Considering that resources are limited, what’s a curator to do? Maximize number of species for morphological vouchers, or maximize specimens of a particular species to create a robust representation of the population?
Do both! Get pretty much everything.
Long answer 1:
When trying to identify an unknown, even a single identified specimen can be incredibly helpful. Endeavors that benefit greatly from even a single specimen include classes, key creation, field guides, voucher collections (physical and photographic), checklists, etc. So maximizing species has benefits.
Most arthropod collections have geographic and taxonomic strengths/biases (see this brilliant paper: Ferro and Flick 2015), that is, they are often dominated by local specimens. (How overlap between “museum range” and species range affects our understanding of a species’ distribution is an interesting idea, but not for this essay.) Retaining a large number of specimens of local species may add greatly to the overall understanding of a species’ population, after all, who else should be collecting these beasts? So maximizing specimens of species has benefits.
Perhaps the best way to answer the question is to consider its inverse: What shouldn’t a curator do? Which specimens are of the least value?
(Generally speaking!) The specimen that carries the most morphological information is the singleton. Every other specimen of that species provides less and less morphological information, they only contribute information on variation. The specimens that provide the most population information are the outliers (geographic, temporal, etc.) because they help define extremes. Therefore, the specimens that carry the least information represent a species, life stage, time, AND place that is already represented by another specimen in the collection.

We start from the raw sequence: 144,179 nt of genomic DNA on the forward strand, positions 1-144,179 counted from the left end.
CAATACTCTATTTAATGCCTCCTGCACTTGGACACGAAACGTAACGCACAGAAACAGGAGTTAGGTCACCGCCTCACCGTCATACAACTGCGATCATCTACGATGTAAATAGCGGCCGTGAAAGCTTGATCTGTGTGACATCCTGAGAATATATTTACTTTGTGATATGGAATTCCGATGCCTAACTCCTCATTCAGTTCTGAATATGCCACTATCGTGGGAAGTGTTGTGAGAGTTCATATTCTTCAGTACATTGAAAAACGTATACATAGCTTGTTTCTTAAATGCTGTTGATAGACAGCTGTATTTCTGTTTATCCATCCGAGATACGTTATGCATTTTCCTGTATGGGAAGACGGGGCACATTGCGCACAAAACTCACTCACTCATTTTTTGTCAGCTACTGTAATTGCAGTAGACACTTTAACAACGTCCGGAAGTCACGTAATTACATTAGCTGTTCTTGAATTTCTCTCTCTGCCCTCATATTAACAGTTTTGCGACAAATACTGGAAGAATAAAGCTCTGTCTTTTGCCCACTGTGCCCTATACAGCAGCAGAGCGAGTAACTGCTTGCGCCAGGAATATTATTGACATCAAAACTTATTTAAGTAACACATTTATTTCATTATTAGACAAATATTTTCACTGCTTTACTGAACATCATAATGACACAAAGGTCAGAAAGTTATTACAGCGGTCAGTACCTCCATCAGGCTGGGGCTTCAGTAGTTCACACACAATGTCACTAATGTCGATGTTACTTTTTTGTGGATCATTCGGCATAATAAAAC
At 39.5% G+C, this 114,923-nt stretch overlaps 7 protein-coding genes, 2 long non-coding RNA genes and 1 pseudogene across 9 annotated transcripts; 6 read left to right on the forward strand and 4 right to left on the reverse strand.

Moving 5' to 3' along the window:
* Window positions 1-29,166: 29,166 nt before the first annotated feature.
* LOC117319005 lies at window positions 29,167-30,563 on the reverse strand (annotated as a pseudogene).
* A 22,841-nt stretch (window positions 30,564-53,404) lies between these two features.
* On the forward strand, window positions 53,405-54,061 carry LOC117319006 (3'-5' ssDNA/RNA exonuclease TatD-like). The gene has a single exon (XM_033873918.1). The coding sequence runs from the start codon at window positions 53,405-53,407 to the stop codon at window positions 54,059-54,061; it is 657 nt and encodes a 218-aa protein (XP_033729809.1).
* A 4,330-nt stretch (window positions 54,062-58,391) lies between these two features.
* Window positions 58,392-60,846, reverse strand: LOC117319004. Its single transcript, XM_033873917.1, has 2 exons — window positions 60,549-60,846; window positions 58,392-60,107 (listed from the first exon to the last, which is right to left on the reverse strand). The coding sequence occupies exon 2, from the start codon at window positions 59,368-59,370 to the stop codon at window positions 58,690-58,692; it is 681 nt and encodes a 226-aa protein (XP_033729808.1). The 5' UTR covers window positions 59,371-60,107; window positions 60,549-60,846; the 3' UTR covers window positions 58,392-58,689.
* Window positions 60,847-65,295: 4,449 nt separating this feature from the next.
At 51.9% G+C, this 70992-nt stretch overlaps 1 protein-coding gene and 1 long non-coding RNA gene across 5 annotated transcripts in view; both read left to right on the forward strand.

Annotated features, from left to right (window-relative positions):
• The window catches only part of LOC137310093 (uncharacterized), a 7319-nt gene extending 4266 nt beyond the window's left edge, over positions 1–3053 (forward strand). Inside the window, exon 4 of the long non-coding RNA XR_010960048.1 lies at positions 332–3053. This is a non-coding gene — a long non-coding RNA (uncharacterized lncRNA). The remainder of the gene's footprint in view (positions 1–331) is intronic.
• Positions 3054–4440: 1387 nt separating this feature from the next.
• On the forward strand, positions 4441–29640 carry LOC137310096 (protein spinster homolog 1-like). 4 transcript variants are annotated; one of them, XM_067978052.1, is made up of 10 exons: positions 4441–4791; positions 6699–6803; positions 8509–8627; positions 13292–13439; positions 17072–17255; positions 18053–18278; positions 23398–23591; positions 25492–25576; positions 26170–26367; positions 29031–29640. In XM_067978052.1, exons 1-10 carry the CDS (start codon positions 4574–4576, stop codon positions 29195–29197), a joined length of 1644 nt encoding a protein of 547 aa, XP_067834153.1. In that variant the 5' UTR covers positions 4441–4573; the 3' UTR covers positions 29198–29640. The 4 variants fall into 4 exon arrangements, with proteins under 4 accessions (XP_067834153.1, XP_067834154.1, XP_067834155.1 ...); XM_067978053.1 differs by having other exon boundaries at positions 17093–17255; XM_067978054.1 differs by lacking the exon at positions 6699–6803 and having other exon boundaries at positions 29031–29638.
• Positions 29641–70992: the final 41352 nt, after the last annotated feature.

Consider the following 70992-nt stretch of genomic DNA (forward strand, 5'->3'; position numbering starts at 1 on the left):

Specimens of the same species collected at the same time and place are often called a “series”, usually defined as 5, 10, or 20 individuals. A series is an important tool for the arthropod collection. It assures that plenty specimens are collected to account for breakage, individual variation, sexes, cryptic species, and abnormal abundance of rare species. But a series can go too far (this is less true for alcoholic preservation where 50 specimens may take up no more room than one). Maybe pointing 100+ ptillids from a single litter sample, or 1000+ throscids from an emergence study is unnecessary (the author is guilty of both).